Instructor

Mohamed Abdelazim

Professor-Electronics and Communications Department

Mohamed Abdel-Azim received the Ph.D. degree in Electronics and Communications Engineering from the Faculty of Engineering-Mansoura University-Egypt by 2006. After that he worked as an assistant professor at the electronics & communications engineering department, then awarded the associate professor degree in 2012 until now. He has 110 publications in various international journals and conferences. His current research interests are in multimedia processing, wireless communication systems, and field programmable gate array (FPGA) applications. I had awarded the best Ph.D. thesis at Mansoura University at 2007. He is the executive director of scientific computing center and the consultant for IT in Mansoura University. Chairman of Computer Engineering Department - College of Computer - Qassim Private Colleges

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Ahmed Nader

Overview

Since the publication of the first edition of this book, the field of analog integrated circuits has
developed and matured. The initial groundwork was laid in bipolar technology, followed by
a rapid evolution of MOS analog integrated circuits. Thirty years ago, CMOS technologies
were fast enough to support applications only at audio frequencies. However, the continu-ing reduction of the minimum feature size in integrated-circuit (IC) technologies has greatly
increased the maximum operating frequencies, and CMOS technologies have become fast
enough for many new applications as a result. For example, the bandwidth in some video
applications is about 4 MHz, requiring bipolar technologies as recently as about twenty-three
years ago. Now, however, CMOS easily can accommodate the required bandwidth for video
and is being used for radio-frequency applications. Today, bipolar integrated circuits are used in
some applications that require very low noise, very wide bandwidth, or driving low-impedance
loads.
In this fifth edition, coverage of the bipolar 741 op amp has been replaced with a low-voltage bipolar op amp, the NE5234, with rail-to-rail common-mode input range and almost
rail-to-rail output swing. Analysis of a fully differential CMOS folded-cascode operational
amplifier (op amp) is now included in Chapter 12. The 560B phase-locked loop, which is no
longer commercially available, has been deleted from Chapter 10.
The SPICE computer analysis program is now readily available to virtually all electrical
engineering students and professionals, and we have included extensive use of SPICE in this
edition, particularly as an integral part of many problems. We have used computer analysis as
it is most commonly employed in the engineering design process—both as a more accurate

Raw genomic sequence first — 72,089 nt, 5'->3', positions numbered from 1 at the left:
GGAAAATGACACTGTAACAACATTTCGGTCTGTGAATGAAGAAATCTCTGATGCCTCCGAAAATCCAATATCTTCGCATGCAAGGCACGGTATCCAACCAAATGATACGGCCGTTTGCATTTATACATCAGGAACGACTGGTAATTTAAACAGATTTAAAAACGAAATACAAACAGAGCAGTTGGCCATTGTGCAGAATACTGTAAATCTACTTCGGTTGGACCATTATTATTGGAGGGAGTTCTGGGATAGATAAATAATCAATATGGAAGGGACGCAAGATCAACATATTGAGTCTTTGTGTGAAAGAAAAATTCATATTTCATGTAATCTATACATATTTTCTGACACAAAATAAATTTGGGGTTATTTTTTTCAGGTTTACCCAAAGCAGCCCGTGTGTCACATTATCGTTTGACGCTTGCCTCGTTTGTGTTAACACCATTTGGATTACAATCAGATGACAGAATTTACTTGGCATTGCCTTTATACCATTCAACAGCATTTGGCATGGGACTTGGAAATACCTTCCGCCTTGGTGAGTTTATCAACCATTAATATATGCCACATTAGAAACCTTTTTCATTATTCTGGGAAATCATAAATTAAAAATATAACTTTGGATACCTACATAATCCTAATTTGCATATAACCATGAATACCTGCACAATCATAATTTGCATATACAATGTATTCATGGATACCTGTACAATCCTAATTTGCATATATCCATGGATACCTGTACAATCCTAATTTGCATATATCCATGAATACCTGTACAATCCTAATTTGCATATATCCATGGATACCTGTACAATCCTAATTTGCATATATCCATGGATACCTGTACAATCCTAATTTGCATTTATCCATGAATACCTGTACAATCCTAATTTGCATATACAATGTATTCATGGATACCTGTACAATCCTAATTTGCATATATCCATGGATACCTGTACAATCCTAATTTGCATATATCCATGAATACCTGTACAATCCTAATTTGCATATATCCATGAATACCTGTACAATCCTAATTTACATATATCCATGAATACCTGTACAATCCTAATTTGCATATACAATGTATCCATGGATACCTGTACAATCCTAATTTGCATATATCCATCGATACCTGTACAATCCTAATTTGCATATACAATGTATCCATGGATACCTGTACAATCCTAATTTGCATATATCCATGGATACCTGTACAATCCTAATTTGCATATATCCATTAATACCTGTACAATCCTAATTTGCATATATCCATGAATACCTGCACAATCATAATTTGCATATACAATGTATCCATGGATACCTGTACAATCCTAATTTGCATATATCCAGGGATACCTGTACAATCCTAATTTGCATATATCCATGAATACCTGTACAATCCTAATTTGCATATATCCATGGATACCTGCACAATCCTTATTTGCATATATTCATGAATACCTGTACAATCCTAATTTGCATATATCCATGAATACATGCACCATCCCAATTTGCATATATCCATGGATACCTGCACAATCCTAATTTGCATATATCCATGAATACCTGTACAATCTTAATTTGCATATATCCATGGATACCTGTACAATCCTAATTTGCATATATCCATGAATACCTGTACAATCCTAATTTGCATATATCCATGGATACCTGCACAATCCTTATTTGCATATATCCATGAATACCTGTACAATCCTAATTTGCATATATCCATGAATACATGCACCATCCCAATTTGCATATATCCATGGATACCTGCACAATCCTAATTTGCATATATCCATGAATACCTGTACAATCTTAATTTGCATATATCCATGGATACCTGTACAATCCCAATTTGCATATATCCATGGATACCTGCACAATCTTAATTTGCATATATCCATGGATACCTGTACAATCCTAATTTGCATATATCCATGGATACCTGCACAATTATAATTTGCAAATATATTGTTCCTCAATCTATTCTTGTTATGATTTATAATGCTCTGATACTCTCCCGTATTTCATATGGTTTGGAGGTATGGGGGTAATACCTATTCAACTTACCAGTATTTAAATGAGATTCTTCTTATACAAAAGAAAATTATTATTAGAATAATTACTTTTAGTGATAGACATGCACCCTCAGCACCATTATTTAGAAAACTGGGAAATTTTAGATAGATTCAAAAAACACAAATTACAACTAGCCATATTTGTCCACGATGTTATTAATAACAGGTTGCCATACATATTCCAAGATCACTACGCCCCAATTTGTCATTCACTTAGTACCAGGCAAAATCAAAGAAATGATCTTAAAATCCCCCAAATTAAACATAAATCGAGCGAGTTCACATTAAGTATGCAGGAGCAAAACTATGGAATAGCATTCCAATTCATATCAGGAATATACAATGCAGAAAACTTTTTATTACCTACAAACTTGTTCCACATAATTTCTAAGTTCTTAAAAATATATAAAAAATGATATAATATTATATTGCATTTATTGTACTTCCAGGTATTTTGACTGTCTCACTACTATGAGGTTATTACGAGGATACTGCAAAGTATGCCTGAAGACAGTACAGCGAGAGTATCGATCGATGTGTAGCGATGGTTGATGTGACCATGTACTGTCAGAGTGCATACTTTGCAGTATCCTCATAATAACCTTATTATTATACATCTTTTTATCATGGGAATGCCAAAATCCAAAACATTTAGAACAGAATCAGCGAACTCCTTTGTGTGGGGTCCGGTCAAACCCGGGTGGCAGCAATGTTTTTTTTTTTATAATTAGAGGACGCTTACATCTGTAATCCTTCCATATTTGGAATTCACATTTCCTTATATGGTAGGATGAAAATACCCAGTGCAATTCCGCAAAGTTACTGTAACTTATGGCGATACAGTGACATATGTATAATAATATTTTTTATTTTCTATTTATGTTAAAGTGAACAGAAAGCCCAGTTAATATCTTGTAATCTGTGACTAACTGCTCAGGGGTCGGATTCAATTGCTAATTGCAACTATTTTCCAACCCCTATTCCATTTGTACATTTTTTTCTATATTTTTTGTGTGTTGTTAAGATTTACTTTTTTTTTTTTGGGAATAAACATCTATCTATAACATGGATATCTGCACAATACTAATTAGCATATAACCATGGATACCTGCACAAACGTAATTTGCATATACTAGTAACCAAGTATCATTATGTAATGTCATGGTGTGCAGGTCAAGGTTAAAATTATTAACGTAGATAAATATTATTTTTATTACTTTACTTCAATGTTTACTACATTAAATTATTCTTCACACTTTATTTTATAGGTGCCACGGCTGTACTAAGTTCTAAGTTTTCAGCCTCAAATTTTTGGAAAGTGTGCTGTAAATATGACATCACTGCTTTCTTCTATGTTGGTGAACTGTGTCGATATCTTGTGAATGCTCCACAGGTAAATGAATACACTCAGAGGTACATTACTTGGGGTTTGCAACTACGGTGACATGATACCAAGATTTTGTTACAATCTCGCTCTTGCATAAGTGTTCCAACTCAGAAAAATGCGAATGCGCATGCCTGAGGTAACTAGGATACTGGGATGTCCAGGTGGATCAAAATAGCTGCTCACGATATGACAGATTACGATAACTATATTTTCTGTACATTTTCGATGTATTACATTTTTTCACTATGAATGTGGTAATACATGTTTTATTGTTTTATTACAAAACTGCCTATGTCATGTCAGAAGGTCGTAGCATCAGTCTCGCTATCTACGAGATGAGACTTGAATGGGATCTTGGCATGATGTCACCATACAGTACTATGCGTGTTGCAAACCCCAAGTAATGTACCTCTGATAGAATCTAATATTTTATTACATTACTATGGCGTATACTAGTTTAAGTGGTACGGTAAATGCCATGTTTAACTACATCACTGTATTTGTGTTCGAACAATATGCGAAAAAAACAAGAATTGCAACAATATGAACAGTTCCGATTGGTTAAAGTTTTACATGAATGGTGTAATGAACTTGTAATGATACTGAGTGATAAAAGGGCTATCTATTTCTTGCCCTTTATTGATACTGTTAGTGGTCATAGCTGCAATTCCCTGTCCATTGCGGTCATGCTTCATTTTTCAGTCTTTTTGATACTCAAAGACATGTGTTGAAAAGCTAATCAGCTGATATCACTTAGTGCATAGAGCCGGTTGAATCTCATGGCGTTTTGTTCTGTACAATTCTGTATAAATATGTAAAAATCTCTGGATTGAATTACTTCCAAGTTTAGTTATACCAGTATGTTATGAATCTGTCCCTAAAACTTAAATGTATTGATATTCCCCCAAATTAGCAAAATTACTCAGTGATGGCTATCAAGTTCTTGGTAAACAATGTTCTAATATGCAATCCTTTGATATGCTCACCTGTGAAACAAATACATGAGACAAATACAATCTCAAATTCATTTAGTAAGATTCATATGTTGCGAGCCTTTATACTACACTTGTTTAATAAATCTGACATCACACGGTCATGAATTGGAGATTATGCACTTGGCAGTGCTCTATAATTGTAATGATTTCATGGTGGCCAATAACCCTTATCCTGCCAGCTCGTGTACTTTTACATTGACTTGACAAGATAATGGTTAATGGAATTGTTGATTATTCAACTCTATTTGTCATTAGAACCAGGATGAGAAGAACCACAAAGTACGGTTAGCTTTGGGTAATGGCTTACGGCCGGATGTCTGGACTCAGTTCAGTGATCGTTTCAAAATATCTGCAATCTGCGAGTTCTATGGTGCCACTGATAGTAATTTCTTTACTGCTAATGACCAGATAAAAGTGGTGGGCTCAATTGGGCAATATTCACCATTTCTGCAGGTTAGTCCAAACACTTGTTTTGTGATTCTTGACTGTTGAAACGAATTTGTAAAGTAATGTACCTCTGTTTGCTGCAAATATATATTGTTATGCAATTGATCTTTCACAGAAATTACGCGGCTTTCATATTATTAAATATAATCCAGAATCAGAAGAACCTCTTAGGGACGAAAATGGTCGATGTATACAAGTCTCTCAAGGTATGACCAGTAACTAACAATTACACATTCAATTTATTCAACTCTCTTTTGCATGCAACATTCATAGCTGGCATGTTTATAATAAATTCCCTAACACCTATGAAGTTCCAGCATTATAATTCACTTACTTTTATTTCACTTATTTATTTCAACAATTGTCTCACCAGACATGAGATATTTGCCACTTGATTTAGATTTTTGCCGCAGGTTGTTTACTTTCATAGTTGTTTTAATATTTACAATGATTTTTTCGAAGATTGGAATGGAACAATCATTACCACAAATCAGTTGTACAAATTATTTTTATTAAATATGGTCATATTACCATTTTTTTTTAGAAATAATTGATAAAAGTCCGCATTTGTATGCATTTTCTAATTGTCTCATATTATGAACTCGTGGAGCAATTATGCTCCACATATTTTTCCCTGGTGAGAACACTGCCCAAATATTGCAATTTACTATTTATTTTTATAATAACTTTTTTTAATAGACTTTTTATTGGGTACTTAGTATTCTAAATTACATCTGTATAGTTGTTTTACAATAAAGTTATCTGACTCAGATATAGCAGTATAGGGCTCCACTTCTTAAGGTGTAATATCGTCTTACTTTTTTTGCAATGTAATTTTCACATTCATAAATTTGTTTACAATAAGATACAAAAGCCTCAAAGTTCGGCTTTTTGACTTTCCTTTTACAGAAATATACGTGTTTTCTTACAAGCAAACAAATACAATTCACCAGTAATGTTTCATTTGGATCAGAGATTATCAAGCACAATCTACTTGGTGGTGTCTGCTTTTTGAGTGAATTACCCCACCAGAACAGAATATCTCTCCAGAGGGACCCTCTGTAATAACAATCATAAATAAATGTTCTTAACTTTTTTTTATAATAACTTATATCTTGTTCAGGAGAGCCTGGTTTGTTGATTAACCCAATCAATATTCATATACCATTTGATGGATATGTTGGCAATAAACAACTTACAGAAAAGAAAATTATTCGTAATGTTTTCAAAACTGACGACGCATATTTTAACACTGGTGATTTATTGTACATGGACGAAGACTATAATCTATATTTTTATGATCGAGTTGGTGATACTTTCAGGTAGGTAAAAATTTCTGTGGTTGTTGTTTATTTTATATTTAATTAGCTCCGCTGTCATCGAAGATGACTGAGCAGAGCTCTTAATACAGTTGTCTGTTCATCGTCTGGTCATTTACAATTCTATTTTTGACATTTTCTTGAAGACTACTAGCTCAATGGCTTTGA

check on hand calculations, and also as a tool to examine complex circuit behavior beyond the
scope of hand analysis.
An in-depth look at SPICE as an indispensable tool for IC robust design can be found in
The SPICE Book, 2nd ed., published by J. Wiley and Sons. This text contains many worked
out circuit designs and verification examples linked to the multitude of analyses available in
the most popular versions of SPICE. The SPICE Book conveys the role of simulation as an
integral part of the design process, but not as a replacement for solid circuit-design knowledge.
This book is intended to be useful both as a text for students and as a reference book for
practicing engineers. For class use, each chapter includes many worked problems; the problem
sets at the end of each chapter illustrate the practical applications of the material in the text. All
of the authors have extensive industrial experience in IC design and in the teaching of courses
on this subject; this experience is reflected in the choice of text material and in the problem
sets.
Although this book is concerned largely with the analysis and design of ICs, a considerable
amount of material also is included on applications. In practice, these two subjects are closely
linked, and a knowledge of both is essential for designers and users of ICs. The latter compose
the larger group by far, and we believe that a working knowledge of IC design is a great
advantage to an IC user. This is particularly apparent when the user must choose from among a
number of competing designs to satisfy a particular need. An understanding of the IC structure
is then useful in evaluating the relative desirability of the different designs under extremes of
environment or in the presence of variations in supply voltage. In addition, the IC user is in a much better position to interpret a manufacturer’s data if he or she has a working knowledge
of the internal operation of the integrated circuit.
The contents of this book stem largely from courses on analog integrated circuits given at
the University of California at the Berkeley and Davis campuses. The courses are senior-level
electives and first-year graduate courses. The book is structured so that it can be used as the
basic text for a sequence of such courses. The more advanced material is found at the end of
each chapter or in an appendix so that a first course in analog integrated circuits can omit this
material without loss of continuity. An outline of each chapter is given below with suggestions
for material to be covered in such a first course. It is assumed that the course consists of three
hours of lecture per week over a fifteen-week semester and that the students have a working
knowledge of Laplace transforms and frequency-domain circuit analysis. It is also assumed
that the students have had an introductory course in electronics so that they are familiar with
the principles of transistor operation and with the functioning of simple analog circuits. Unless
otherwise stated, each chapter requires three to four lecture hours to cover.

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